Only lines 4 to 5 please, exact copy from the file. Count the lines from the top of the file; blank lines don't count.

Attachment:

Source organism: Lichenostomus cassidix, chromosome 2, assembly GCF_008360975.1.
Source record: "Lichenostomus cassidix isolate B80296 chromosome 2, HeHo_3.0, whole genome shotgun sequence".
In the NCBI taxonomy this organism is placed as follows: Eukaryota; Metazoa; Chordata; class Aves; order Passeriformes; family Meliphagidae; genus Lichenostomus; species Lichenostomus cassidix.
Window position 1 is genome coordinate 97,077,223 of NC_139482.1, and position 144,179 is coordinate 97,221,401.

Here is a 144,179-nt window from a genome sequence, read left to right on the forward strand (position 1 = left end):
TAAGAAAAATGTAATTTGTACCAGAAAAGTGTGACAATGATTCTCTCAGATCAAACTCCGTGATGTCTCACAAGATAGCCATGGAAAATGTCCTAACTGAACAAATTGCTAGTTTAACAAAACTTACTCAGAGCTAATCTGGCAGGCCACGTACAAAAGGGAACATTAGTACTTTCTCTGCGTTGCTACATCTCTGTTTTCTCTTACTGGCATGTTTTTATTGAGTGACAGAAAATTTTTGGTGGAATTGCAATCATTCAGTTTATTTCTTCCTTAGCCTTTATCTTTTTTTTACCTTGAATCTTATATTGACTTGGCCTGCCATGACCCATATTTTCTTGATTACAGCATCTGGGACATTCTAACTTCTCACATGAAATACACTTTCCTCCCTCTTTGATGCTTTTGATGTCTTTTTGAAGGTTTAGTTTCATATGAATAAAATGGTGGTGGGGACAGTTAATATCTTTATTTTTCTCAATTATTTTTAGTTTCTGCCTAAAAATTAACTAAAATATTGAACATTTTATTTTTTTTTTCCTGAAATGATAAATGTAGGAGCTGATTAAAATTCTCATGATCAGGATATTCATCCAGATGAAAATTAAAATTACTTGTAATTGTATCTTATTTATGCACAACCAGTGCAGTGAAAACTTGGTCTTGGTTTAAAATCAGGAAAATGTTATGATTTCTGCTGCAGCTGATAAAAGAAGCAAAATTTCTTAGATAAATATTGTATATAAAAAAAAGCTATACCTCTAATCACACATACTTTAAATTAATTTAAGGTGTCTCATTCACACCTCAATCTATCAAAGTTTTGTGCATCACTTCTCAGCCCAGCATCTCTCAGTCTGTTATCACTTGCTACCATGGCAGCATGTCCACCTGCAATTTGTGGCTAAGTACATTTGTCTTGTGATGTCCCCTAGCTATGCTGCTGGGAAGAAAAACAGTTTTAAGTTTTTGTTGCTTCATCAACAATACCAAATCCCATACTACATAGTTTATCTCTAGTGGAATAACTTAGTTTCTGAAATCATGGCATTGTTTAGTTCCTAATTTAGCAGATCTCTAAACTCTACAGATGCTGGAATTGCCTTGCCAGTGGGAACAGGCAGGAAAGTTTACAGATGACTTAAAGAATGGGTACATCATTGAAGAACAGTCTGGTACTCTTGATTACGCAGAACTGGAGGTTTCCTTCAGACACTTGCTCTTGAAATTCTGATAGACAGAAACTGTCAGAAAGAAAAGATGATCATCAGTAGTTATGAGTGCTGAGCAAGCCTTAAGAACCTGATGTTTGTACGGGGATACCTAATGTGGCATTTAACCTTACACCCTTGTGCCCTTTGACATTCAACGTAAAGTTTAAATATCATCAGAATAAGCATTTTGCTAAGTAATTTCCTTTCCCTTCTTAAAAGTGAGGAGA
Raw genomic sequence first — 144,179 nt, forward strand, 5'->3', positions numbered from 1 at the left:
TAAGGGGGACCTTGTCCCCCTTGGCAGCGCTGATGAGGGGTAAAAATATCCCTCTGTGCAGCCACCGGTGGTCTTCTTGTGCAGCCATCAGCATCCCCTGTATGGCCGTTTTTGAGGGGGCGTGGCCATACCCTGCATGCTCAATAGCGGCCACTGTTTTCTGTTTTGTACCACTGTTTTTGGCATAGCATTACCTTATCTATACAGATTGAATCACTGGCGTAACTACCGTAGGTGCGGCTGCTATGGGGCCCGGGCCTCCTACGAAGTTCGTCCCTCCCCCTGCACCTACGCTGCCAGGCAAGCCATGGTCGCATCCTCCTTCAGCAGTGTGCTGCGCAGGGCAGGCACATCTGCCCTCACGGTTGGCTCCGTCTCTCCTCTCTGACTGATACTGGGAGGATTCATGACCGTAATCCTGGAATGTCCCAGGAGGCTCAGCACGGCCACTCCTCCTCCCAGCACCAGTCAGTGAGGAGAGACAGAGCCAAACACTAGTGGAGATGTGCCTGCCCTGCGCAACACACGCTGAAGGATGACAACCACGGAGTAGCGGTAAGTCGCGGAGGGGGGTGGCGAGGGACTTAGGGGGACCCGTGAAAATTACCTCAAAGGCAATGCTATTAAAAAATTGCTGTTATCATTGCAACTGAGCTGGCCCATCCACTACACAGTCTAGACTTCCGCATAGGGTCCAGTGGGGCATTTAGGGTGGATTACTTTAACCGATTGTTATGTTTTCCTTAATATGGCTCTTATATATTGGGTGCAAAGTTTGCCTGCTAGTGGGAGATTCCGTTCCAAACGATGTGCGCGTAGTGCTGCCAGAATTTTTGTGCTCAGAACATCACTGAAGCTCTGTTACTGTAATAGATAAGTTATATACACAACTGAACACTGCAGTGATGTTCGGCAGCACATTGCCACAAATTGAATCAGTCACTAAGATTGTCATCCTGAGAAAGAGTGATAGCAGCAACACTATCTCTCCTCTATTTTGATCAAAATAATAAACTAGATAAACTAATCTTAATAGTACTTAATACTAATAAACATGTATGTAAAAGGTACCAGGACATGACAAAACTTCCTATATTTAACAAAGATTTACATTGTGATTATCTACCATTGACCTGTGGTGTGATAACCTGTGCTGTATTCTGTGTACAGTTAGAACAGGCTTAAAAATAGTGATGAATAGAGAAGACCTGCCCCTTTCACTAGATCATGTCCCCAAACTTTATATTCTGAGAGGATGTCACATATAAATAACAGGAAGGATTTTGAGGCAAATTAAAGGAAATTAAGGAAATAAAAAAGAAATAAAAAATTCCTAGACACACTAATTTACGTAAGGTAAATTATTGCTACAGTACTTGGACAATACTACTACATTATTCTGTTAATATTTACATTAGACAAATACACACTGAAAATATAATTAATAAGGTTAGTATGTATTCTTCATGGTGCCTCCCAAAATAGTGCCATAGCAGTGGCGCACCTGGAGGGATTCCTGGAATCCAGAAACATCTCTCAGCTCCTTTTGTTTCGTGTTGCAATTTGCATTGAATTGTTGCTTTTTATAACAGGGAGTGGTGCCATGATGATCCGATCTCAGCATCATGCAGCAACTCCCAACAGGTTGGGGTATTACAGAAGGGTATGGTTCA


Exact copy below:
Window position 1 is genome coordinate 97,077,223 of NC_139482.1, and position 144,179 is coordinate 97,221,401.

Here is a 144,179-nt window from a genome sequence, read left to right on the forward strand (position 1 = left end):